Every day, staff at the QEII Health Sciences Centre’s medical device reprocessing department prepare for approximately 100 surgeries. Each surgery can require up to ten trays containing up to 100 instruments each. Everything is cleaned, decontaminated, inspected and assembled and then sterilized between patients.

But in April 2015, staff noticed black debris on some of the sterilized equipment. The instruments were re-sterilized, but the specks came back.

“We couldn’t make the debris go away. That’s when we decided to stop using them,” says Pam Hunter, manager of the medical device reprocessing department (MDR).

In addition to this, staining appeared on the tray wraps. “There were two very different issues. We have two sites with sterilizers, and we had a concern and an issue with both,” says Joanne Dunnington, health services director.

Without sterile instruments, operations came to a halt. They shut down both sites of the QEII, apart from emergency surgeries, as they implemented their backup plan.

The QEII turned to their community partners. Hospitals around the province, from the Annapolis Valley to Truro, started sterilizing instruments for them. That required a complex logistical arrangement to keep the instruments circulating for sterilization at those locations and back to Halifax for surgeries. QEII staff travelled to some of those facilities to help sterilize the instruments.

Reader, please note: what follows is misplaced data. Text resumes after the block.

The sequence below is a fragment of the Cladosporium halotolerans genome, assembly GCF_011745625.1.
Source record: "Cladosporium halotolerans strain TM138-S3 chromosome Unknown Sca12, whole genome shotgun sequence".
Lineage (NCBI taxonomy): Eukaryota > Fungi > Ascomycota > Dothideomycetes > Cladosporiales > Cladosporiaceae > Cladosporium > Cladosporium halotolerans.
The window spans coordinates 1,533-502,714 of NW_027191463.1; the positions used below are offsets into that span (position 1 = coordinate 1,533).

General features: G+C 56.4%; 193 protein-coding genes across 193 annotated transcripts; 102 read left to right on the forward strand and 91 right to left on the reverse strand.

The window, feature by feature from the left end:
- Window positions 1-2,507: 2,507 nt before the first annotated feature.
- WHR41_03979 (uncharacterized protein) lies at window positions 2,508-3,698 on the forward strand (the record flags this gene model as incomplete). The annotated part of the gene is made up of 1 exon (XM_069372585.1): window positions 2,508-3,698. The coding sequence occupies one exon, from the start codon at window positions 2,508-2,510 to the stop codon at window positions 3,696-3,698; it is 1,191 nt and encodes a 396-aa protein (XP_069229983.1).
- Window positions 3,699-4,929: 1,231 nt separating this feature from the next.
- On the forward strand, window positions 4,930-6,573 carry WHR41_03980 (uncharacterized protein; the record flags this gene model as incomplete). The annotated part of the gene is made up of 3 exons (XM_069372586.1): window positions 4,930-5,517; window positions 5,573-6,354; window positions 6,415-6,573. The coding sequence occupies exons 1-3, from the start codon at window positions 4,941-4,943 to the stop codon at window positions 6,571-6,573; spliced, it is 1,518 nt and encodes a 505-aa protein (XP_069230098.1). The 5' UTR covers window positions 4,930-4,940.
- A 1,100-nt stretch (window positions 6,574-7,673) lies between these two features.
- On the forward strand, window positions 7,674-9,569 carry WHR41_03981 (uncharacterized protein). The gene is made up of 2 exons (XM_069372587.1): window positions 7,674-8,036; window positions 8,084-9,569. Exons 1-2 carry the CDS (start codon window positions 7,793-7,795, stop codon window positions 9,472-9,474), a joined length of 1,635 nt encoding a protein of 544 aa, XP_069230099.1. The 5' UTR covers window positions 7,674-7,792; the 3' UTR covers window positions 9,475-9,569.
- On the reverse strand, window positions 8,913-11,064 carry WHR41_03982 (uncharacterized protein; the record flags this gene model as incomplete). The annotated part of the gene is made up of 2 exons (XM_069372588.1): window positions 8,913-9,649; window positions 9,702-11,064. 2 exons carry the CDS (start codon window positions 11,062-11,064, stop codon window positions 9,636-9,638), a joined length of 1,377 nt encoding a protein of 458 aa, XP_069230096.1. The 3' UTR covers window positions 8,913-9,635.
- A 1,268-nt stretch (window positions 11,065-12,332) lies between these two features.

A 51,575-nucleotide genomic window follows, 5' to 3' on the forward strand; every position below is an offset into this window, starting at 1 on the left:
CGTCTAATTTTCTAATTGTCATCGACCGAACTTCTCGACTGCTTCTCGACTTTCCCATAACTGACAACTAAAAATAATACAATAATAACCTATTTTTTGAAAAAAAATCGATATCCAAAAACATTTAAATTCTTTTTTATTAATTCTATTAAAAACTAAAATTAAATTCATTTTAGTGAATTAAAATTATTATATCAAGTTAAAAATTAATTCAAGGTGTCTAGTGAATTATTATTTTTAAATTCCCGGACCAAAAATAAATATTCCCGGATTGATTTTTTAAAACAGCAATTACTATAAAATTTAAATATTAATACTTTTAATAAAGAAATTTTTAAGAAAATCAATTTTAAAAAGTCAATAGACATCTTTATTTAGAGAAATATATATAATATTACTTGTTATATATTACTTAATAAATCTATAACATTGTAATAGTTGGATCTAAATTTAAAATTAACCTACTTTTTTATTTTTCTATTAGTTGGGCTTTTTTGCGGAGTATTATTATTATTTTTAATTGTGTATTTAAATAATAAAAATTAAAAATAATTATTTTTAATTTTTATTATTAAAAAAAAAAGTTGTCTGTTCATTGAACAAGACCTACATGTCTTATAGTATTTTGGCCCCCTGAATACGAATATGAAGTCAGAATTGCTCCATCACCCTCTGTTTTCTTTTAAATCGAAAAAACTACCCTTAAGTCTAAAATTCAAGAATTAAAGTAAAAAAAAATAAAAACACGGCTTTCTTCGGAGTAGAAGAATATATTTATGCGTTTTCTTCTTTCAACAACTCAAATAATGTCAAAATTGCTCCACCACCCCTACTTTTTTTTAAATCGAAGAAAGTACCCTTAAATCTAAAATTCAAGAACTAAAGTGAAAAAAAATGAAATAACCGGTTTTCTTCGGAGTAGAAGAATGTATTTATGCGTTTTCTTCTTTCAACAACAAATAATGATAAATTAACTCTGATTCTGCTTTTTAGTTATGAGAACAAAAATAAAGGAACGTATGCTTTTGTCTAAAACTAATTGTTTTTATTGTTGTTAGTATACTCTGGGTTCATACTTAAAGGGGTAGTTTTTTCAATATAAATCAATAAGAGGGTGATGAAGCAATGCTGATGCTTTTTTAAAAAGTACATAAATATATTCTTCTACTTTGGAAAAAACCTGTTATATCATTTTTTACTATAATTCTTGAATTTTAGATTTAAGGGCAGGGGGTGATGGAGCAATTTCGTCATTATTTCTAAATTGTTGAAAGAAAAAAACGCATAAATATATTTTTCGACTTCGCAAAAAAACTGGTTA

“We tried to keep the heavier, more critical instrumentation here in the city, then courier and ship out some of the other instrumentation,” Pam says.

“The process was incredibly complex and labour-intense,” Joanne adds. “The work the MDR staff did to allow us to get back up to a fully functioning operating room within a couple of days was incredible.”

That speed minimized delays for people needing surgeries on their brains, hearts and spines, among other crucial operations. Joanne says the experience made everyone aware of the crucial work the MDR does, away from the public eye. She compares it to watching a duck swim: calm up top in the operating suite while the MDR staff work at a frantic pace to keep the system moving.

“What happens down there makes the miracle of what happens in the operating room a reality,” Joanne says.

Parallel to this new logistical plan, a multi-faceted investigation was being lead into what had gone wrong, including talking to the machines’ manufacturers. “There was not one specific cause; there were multiple factors,” Joanne says.

They did find the black specks were sterile, non-biological minerals, meaning they never posed a danger. But they needed new machines, which wound up costing more than $1-million. The QEII Foundation contributed $450,000, and the provincial government funded the rest.

By the end of summer, operating room staff had caught up with all of the operations and today they are now working at 100 per cent capacity. “We’re full steam ahead,” Joanne says.


While no one ever wants such a test of their emergency plans, Joanne says it showed that staff will spot problems quickly and find solutions.

“It’s incredible, the amount of support that came from everyone,” Pam says. “The community, our doctors, our nurses, the operating rooms, our inpatient units, the QEII Foundation and the Department of Health and Wellness. It’s amazing.”

Joanne says it showed how great the MDR staff are and how they answered the call when trouble struck. “They stepped up,” she says.